The Association of World Academics for Religious Education (AWARE), in addressing and giving a definition of deprogramming, claims that "... without the legitimating umbrella of brainwashing ideology, deprogramming — the practice of kidnapping members of NRMs and destroying their religious faith — cannot be justified, either legally or morally". [See the undated quote via the new Cult Awareness Network by Ontario Consultants on Religious Tolerance (ReligiousTolerance.org) at http://www.religioustolerance.org/brain_wa.htm, retrieved 2008-02-19] The FACTNet (Fight Against Coercive Tactics Network) no longer considers forcible "deprogramming" an acceptable method for helping someone to exit a cult, and asserts that: "...today professionals often called exit counselors or intervention specialists use methods which are voluntary, in which cult members agree to meet with loved ones and a professional for open and honest discussion over a two to five day period." [ [http://www.factnet.org/cris_fdp.htm "Use of Forced Deprogramming"] Retrieved 2006-12-28]

Dr. James Richardson, a Professor of Sociology and Judicial Studies at the University of Nevada, Reno, claims that if the NRMs had access to powerful brainwashing techniques, one would expect that NRMs would have high growth rates, while in fact most have not had notable success in recruitment (most adherents participate for only a short time). Richardson characterizes the success of groups in retaining members as limited. In addition, Tom Robbins, Eileen Barker, Newton Maloney, Massimo Introvigne, John Hall, Lorne Dawson, Anson Shupe, David G. Bromley, Gordon Melton, Marc Galanter, Saul Levine and other scholars researching NRMs have argued — and established to the satisfaction of courtsWho|date=March 2008 and relevant professional associationsWho|date=March 2008 and scientific communitiesWho|date=March 2008 — that there exists no scientific theory, generally accepted and based upon methodologically sound research, that supports the brainwashing theories advocated by the "anti-cult movement".Fact|date=February 2008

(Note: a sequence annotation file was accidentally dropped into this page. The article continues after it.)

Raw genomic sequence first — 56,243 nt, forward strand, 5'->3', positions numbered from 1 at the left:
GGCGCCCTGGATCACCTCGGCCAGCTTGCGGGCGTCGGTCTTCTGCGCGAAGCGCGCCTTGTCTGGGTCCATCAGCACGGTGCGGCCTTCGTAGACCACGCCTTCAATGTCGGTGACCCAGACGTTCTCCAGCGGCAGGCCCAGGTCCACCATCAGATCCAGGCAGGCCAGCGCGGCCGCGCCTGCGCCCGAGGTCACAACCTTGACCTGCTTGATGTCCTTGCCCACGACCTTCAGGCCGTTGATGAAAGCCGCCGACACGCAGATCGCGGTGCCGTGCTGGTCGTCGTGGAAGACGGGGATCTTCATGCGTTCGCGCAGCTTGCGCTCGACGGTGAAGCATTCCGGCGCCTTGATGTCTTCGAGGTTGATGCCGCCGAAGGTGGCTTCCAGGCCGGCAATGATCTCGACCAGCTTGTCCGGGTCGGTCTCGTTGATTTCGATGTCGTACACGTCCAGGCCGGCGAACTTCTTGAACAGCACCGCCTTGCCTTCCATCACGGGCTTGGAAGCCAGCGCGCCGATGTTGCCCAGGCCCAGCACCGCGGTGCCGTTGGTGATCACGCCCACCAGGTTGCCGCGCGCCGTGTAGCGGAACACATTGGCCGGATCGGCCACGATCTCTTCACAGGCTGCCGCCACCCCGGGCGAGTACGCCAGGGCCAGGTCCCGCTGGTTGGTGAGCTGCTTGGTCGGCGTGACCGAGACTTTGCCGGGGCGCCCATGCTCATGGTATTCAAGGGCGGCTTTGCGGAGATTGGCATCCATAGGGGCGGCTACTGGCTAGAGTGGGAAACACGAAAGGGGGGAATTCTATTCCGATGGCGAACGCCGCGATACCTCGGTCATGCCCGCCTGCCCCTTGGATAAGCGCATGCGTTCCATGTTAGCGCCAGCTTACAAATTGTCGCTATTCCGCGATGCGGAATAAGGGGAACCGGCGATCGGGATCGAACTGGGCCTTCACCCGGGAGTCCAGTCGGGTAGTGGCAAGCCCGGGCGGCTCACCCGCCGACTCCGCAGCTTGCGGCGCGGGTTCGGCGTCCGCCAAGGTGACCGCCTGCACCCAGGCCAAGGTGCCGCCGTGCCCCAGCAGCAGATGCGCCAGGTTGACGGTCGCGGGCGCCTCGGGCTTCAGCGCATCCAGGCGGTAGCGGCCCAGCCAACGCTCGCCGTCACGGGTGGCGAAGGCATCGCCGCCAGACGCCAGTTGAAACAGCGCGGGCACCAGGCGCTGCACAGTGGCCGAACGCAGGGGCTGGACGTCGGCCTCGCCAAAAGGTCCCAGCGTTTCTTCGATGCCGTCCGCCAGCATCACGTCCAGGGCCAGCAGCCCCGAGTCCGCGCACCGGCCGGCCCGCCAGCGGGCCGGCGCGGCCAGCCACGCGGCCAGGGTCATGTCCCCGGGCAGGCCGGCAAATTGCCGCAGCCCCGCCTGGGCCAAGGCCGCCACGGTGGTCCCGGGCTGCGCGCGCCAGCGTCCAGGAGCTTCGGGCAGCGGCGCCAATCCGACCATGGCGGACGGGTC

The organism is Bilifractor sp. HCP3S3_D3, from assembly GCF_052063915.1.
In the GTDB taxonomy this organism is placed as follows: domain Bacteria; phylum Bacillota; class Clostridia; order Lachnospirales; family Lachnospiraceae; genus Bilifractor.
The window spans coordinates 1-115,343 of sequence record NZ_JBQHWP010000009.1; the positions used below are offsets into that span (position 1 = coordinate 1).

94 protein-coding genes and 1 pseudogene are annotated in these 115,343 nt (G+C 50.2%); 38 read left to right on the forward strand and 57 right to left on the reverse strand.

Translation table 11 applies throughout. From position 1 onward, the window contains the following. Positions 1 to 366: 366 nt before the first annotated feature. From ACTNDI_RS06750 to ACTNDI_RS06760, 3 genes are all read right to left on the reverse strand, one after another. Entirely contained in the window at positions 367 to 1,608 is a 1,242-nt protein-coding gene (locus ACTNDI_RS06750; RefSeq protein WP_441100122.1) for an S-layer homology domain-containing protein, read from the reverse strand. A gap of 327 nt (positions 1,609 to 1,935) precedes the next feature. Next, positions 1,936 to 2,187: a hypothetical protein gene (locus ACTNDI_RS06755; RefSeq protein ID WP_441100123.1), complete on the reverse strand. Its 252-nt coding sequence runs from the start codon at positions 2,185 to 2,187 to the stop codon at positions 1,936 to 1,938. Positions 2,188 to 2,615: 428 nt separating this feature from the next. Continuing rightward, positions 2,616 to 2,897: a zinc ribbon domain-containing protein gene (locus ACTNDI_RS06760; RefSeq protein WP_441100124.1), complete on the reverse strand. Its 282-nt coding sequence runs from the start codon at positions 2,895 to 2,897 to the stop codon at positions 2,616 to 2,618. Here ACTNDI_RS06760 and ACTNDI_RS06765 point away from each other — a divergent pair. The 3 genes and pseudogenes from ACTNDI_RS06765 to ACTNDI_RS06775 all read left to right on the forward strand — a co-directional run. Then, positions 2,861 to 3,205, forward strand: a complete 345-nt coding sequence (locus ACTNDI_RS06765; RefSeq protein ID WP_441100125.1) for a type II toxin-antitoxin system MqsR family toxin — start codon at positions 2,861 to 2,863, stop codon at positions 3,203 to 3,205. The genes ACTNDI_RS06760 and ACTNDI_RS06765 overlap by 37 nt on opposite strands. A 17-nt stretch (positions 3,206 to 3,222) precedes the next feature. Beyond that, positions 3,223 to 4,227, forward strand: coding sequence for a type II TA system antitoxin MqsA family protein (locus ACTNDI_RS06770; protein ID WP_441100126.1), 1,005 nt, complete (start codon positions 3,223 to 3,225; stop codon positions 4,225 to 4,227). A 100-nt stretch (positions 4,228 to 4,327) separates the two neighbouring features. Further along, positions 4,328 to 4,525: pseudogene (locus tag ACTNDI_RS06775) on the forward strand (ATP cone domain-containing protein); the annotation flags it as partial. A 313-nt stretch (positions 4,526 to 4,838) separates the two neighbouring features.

The American Civil Liberties Union (ACLU) publishedFact|date=February 2008 a statement in 1977 relating to brainwashing and mind-control. In this statement the ACLU opposed certain methods "depriving people of the free exercise of religion". The ACLU also rejected (under certain conditions) the idea that claims of the use of "brainwashing" or of "mind control" should overcome the free exercise of religion.

Disputes about "cult apologism"

:"See Cult apologist for a more detailed treatment of this subject"